Inversion of in situ light absorption and attenuation measurements to estimate constituent concentrations in optically complex shelf seas

Ramírez-Pérez, M. and Twardowski, M. and Trees, C. and Piera, J. and McKee, D. (2018) Inversion of in situ light absorption and attenuation measurements to estimate constituent concentrations in optically complex shelf seas. Journal of Geophysical Research: Oceans, 123 (1). pp. 720-737. ISSN 0148-0227

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    Abstract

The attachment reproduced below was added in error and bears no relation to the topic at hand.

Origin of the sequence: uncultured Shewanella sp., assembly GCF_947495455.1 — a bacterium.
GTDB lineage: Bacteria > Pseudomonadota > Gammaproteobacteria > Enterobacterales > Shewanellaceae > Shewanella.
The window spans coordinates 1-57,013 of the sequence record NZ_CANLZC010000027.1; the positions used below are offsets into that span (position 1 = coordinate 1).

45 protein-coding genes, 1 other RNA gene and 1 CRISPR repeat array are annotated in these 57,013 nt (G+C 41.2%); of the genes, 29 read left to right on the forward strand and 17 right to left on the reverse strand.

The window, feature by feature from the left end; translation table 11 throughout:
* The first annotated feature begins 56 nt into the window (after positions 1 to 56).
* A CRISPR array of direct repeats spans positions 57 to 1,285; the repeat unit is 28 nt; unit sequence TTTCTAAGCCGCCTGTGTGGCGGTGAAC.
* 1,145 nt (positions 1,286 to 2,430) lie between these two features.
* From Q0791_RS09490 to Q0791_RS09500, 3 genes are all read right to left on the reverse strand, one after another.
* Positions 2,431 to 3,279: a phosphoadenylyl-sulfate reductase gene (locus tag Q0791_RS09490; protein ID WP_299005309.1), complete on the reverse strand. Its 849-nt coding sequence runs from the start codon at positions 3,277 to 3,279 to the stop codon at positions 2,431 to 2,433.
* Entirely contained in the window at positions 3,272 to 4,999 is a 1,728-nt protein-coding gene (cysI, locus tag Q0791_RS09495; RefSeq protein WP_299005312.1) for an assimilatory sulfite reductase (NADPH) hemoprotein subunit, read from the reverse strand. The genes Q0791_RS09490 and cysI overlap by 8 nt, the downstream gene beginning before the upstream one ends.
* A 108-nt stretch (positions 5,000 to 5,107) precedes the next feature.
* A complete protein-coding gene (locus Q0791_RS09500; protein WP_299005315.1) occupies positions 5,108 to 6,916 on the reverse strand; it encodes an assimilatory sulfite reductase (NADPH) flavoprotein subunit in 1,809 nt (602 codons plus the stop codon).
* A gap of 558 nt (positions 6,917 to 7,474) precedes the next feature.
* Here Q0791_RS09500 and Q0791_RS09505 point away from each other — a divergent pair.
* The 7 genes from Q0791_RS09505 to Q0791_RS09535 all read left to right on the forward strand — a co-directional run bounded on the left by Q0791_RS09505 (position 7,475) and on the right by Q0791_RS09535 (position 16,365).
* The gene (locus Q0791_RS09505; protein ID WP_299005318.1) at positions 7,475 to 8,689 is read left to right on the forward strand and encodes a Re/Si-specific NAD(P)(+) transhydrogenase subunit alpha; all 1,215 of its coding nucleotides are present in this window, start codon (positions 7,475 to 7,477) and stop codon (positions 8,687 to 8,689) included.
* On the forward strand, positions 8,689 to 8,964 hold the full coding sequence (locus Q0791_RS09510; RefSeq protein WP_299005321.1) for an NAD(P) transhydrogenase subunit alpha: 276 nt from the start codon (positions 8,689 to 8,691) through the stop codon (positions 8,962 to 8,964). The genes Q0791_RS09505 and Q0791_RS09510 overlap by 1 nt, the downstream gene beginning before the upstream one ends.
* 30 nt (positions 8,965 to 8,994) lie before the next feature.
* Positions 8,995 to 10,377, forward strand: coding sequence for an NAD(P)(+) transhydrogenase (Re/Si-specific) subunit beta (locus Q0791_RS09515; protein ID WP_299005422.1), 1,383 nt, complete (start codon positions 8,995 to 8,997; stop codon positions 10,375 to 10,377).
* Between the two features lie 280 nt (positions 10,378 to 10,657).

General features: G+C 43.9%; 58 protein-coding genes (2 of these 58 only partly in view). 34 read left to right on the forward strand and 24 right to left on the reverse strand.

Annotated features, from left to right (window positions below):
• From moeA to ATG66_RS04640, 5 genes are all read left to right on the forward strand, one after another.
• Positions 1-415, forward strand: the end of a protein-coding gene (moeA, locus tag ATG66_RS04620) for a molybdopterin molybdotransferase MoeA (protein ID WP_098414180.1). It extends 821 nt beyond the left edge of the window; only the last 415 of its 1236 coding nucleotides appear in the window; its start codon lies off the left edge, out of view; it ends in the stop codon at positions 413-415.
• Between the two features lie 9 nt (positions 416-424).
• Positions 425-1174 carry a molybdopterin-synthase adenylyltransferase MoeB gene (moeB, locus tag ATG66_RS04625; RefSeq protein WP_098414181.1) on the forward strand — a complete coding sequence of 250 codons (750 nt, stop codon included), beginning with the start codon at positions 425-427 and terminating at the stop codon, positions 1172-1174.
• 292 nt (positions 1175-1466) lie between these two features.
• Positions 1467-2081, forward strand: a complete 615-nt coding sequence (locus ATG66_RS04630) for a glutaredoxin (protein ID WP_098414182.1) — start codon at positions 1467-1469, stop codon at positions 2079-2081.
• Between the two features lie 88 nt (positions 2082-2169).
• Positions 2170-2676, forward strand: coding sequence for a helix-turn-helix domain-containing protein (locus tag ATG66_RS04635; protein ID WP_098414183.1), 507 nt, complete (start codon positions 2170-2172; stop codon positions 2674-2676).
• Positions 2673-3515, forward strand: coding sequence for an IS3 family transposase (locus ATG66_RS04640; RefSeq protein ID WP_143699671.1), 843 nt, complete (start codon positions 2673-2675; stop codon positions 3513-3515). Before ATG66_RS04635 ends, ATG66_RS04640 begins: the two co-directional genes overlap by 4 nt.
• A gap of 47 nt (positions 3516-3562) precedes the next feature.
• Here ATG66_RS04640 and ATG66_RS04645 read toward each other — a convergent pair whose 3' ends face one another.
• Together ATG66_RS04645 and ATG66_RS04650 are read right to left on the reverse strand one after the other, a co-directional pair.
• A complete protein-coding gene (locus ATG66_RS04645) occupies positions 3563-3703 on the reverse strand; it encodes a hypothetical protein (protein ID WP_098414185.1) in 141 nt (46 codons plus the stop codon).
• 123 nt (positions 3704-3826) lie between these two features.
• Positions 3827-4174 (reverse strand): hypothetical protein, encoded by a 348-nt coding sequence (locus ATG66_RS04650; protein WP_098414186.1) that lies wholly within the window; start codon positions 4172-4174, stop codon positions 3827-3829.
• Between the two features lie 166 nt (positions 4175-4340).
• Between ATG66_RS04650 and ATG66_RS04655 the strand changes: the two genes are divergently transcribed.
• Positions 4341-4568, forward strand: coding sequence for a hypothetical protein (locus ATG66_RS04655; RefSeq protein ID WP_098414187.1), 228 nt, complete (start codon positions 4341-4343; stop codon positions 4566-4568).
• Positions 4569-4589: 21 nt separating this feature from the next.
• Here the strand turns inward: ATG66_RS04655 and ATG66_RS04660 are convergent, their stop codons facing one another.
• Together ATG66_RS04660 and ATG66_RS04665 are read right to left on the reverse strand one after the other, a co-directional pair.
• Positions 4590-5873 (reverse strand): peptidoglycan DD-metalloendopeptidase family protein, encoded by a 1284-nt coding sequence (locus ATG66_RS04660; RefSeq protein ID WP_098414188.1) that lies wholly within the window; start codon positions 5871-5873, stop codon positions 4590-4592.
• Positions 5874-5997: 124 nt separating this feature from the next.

A deconvolution approach is presented to use spectral light absorption and attenuation data to estimate the concentration of the major non-water compounds in complex shelf sea waters. The inversion procedure requires knowledge of local material-specific inherent optical properties (SIOPs) which are determined from natural samples using a bio-optical model that differentiates between Case I and Case II waters and uses least squares linear regression analysis to provide optimal SIOP values. A synthetic data set is used to demonstrate that the approach is fundamentally consistent and to test the sensitivity to injection of controlled levels of artificial noise into the input data. Self-consistency of the approach is further demonstrated by application to field data collected in the Ligurian Sea, with chlorophyll (Chl), the nonbiogenic component of total suspended solids (TSSnd) and colored dissolved organic materials (CDOM) retrieved with RMSE of 0.61 mg m-3, 0.35 g m-3 and 0.02 m-1 respectively. The utility of the approach is finally demonstrated by application to depth profiles of in situ absorption and attenuation data resulting in profiles of optically significant constituents with associated error bar estimates. The advantages of this procedure lie in the simple input requirements, the avoidance of error amplification, full exploitation of the available spectral information from both absorption and attenuation channels, and the reasonably successful retrieval of constituent concentrations in an optically complex shelf sea.